This is not about homogenization, making nice, or pretending that everyone thinks the same way. Rather, it's about moving ahead only after all sides have been heard and everyone's on the bus. It's understanding at a visceral level that we've got to start thinking more about "we" and not so much about "I," and what it takes to get there.

Monday, April 3, 2017

Family Time

Over the past weekend, Susan and I spent a whirlwind three days in San Antonio, rendezvousing with siblings, partners, and friends. The photo above was taken Friday, on Hemisfair Plaza, right before we ascended 750 feet in the Tower of the Americas for happy hour. From right to left it's:

Val Bower (Kyle's childhood friend from La Grange IL)
Dutch (Val's partner)
Tracey (my oldest sister)
Norm (Tracey's husband)
Alison (my youngest sister)
Dan (Alison's husband)
Richard (Kyle's husband)
Kyle (my middle sister)
Guy (my brother)
Elaine (Guy's wife)
Susan
me

Here's what some of us looked like 30 minutes later, adjusted for both altitude and attitude:
The Hemisfair Tower was built for the 1968 world's fair, coinciding with San Antonio's 250th birthday. Next year the tower will be 50 and the city will be celebrating its tricentennial. Yeehah! We stayed aloft long enough to see the sun go down before we did.

Each of the three days the mercury climbed into the 80s—a far cry from the 40s by the shores of Lake Superior. In San Antonio spring was sprung. The grass was verdant green, and irises were blooming in Kyle's front yard. (When the shuttle from Minneapolis dropped us off in downtown Duluth Sunday afternoon, we were happy that the temperature was above freezing and most of the snow was gone—never mind any signs of green.) Though Duluth and San Antonio are joined by I-35, they're separated by1400 miles and six agricultural zones. Uffda.

Susan and I were thankful for our down jackets on the van ride to the Minneapolis Airport in the wee hours of Thursday. When we arrived at Kyle's house later that day (around 1 pm), we wasted no time switching to light cotton tops, shorts, and sandals. Ahh!

It was great seeing all of my siblings, catching up on family news, and sharing Susan (and my renewed health) with one and all. In an unusual move, I sent only one lone email during my 68 hours in the Lone Star State (to my stepson, Jibran, on the occasion of his 20th birthday). As this was a mini-vacation, I was determined to give my laptop a mini-time-out. Today I've been been paying for it, digging out my In Box.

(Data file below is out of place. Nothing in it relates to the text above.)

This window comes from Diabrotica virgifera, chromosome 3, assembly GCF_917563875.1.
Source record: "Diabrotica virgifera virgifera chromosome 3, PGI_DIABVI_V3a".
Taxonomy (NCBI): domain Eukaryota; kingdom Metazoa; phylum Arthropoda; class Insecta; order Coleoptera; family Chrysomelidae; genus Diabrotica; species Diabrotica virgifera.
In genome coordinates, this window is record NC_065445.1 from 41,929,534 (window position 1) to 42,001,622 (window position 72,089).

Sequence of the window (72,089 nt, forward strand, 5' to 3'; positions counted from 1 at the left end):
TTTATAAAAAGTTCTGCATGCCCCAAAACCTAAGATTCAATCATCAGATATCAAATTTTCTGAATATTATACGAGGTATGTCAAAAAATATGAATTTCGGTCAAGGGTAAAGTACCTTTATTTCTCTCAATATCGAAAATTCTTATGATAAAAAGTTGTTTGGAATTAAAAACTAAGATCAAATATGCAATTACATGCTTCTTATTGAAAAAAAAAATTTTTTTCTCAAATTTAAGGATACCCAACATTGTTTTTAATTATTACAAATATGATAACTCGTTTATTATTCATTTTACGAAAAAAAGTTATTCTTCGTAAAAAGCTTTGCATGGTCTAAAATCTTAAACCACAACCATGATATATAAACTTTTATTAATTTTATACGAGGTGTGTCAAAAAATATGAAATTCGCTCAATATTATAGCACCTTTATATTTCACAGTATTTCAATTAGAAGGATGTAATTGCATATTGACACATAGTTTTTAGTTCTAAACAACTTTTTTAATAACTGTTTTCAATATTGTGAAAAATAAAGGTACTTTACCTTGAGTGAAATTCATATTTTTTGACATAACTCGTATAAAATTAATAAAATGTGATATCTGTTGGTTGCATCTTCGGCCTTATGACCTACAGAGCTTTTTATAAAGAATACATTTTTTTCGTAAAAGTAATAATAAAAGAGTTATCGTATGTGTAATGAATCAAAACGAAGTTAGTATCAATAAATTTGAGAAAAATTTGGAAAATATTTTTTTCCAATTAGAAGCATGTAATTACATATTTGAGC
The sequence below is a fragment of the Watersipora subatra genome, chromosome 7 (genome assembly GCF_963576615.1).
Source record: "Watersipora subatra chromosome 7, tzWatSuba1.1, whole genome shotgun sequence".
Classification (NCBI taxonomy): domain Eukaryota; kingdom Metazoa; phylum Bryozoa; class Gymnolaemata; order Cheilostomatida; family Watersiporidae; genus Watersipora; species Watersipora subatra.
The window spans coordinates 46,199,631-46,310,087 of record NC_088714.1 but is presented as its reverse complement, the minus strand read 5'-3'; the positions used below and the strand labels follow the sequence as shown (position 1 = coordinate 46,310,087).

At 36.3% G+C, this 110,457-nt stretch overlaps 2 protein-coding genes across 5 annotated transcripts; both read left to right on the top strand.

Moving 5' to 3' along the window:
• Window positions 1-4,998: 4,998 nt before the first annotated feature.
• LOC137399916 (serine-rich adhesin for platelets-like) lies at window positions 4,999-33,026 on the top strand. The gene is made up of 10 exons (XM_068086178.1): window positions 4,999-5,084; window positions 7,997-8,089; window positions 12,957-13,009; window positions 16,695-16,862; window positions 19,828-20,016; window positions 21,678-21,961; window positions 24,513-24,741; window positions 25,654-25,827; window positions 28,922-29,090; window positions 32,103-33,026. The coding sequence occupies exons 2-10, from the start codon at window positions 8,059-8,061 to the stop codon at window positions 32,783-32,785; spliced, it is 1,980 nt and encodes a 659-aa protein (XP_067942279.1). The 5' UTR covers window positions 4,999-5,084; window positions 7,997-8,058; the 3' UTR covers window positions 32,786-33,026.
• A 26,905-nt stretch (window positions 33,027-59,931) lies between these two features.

But it was worth it.

Wednesday, March 29, 2017

Health Update #1

As many of you know, I was diagnosed with multiple myeloma (a cancer of the bone marrow) 14 months ago. As I was in pretty bad shape when it was discovered (I had been bed-ridden with excruciating back pain for six weeks before it got bad enough for me to go to the ER seeking relief—looking back, it's obvious that I waited too long, but I'd never been seriously sick before and I'm a stoic guy) it was touch and go for awhile. 

My kidneys were barely functioning at 20 percent of capacity, my skeleton was brittle from calcium leaching, and I had chronic back pain from three collapsed vertebrae. I was a mess. While they wanted to treat my cancer the doctors' immediate issue was saving my kidneys. To better cope with it all, they immediately put me on oxycontin to relieve the pain. Whew!

Today I am doing much better. My kidneys are functioning at near-normal capacity (I barely dodged the bullet of needing dialysis or a kidney transplant), the cancer markers diminished in response to a cocktail of chemotherapy, I underwent a successful autologous stem cell transplant at Mayo Clinic in July, and I've been steadily regaining stamina, appetite, energy, and cognitive function ever since. Best of all, my cancer is in complete remission.

To be clear, my cancer is not defeated; it's dormant. Because the version of multiple myeloma that I have is particularly aggressive—that is, it can ramp up quickly—my oncologist likes to see me once every four weeks and I get a maintenance dose, via intravenous infusion, of Kyprolis (a chemo choice especially developed to combat my cancer and one which I've shown a good tolerance for) on back-to-back days once every fortnight (adjusted for road trips). By checking my blood every two weeks they keep a weather eye on my cancer markers. So far so good.

I'm writing to give everyone a more specific monthly health update. 

1. Four-week Road Trip
One of the blessings of my recovery is that I am strong enough and clear-headed enough to be able to return to my work as a process consultant and teacher. Yippee! I love the work and it's my social change passion (the way I try to make a positive difference in the world). While the work calls for high concentration as well as mental and emotional stamina; it does not particularly call for physical endurance. 

I took baby steps at first, starting last September. Not sure how much I could do and justify my fees I didn't do more than two things back-to-back. As things went well, I have gradually attempted more and more, leading up to a very ambitious road trip: I was on the trail from Feb 23-March 23, during which I worked five jobs and was busy every weekend.